In 2009, more than 1.2 million football-related injuries occurred. “Overuse injuries do occur, but traumatic injuries such as concussions and knee and shoulder injuries are the most common,” says Matthew Matava, M.D., spokesperson for the STOP Sports Injuries Campaign and associate professor of orthopedics at Washington University in St. Louis.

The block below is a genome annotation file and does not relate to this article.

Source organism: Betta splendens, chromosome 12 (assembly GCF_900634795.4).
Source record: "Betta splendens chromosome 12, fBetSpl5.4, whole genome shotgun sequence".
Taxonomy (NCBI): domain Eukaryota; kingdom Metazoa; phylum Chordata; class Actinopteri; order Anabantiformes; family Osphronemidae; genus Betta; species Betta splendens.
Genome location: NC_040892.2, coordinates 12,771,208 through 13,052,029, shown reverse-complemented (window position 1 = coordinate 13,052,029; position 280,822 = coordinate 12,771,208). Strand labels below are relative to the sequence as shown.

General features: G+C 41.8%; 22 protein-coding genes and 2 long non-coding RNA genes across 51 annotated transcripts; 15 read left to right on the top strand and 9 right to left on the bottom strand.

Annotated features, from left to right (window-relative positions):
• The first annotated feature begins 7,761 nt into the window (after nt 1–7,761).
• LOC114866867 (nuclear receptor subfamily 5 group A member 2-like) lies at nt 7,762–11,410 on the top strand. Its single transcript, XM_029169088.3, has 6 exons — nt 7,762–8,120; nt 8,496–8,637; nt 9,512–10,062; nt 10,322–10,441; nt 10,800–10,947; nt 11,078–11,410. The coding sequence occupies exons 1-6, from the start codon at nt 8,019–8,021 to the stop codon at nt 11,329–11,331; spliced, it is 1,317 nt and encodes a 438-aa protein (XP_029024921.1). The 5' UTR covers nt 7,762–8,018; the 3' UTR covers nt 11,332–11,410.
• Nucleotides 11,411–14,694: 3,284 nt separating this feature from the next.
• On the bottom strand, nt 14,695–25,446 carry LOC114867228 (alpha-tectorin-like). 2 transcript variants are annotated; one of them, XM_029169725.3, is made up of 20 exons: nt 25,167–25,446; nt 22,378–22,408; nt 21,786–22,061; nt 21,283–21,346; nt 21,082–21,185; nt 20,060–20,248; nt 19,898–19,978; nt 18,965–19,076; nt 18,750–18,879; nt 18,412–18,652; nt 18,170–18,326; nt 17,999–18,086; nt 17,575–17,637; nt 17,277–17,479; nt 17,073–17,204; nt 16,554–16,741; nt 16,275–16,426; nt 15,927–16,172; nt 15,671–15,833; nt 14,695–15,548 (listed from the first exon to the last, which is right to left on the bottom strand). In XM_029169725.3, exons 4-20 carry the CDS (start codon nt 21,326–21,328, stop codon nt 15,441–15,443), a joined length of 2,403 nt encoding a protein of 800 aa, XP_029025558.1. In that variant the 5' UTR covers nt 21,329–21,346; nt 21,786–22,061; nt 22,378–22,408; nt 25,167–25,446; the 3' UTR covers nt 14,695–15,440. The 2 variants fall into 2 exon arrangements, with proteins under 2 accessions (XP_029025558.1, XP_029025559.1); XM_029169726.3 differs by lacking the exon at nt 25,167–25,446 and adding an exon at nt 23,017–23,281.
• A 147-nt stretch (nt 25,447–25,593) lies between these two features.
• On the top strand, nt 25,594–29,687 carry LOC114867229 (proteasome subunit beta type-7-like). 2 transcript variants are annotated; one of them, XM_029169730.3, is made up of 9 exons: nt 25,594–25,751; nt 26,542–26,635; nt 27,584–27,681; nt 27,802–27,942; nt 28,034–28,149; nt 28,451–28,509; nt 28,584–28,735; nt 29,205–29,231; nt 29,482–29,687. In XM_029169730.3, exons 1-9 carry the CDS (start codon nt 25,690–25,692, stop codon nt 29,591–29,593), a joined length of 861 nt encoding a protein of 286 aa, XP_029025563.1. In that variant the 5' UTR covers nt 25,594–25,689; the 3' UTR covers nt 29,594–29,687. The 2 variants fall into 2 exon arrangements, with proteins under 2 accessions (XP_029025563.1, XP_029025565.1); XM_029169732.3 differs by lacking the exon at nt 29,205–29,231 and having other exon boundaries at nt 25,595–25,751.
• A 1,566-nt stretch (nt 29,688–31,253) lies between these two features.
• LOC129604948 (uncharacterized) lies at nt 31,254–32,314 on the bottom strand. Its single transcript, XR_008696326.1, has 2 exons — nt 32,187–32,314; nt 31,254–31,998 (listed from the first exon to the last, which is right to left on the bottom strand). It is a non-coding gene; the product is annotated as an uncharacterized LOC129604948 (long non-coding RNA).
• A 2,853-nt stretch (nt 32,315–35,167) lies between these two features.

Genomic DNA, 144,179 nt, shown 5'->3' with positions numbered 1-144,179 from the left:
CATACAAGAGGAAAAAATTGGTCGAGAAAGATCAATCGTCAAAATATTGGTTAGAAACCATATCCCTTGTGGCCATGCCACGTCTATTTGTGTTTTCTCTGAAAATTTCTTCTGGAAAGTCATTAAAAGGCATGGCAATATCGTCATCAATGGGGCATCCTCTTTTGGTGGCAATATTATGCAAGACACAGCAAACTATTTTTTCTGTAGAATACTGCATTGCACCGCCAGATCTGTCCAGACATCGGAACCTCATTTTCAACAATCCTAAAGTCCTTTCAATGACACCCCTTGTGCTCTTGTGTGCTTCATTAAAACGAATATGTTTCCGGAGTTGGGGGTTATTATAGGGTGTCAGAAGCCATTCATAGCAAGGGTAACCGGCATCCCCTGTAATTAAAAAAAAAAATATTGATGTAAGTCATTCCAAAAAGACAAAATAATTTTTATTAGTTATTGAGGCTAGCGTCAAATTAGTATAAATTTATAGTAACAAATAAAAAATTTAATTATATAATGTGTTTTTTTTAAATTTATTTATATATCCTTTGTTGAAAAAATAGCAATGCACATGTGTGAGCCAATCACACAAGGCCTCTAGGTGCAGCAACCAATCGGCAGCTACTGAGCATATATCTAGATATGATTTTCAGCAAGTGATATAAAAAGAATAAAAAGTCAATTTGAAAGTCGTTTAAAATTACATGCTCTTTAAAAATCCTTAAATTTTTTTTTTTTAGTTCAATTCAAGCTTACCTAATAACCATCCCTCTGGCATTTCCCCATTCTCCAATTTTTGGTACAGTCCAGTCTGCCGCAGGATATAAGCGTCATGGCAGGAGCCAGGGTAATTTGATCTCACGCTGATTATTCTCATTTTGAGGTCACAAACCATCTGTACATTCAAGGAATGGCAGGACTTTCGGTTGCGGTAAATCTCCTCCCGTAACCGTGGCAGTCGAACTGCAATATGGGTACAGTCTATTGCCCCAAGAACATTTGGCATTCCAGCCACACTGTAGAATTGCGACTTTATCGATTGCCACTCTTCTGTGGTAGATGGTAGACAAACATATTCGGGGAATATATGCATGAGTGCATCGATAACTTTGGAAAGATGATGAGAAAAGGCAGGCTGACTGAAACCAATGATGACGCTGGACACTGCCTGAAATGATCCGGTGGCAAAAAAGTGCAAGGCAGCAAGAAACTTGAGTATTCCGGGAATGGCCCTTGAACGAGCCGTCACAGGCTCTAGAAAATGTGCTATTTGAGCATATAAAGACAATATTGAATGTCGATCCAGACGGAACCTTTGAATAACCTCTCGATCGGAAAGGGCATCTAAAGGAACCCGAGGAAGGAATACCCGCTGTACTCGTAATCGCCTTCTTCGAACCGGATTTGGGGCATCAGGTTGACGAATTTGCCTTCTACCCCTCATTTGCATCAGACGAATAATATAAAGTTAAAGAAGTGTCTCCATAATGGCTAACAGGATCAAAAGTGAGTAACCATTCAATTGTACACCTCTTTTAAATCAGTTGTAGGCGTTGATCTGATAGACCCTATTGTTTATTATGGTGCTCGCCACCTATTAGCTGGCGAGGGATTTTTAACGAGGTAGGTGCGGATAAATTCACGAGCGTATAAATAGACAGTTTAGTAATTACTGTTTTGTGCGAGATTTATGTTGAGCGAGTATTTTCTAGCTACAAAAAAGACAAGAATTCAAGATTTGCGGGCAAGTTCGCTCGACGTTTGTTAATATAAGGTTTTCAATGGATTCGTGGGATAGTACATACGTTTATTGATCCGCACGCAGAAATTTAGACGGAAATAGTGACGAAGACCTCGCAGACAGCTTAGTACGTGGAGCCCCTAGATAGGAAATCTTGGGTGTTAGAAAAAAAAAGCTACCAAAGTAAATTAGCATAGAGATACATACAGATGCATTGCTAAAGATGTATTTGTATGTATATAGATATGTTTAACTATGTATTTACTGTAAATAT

Prevention: ·Make sure your child’s protective equipment, like helmet, pads and mouth guard, fit properly. ·Not everyone who experiences a concussion loses consciousness. If your child exhibits subtle signs -- headache, dizziness, nausea, drowsiness, blurred vision -- have him checked out by a health care professional. (And don’t let him back into the game until he’s been seen). ·Insist that coaches enforce rules such as tackling with the head up and not leading with the helmet.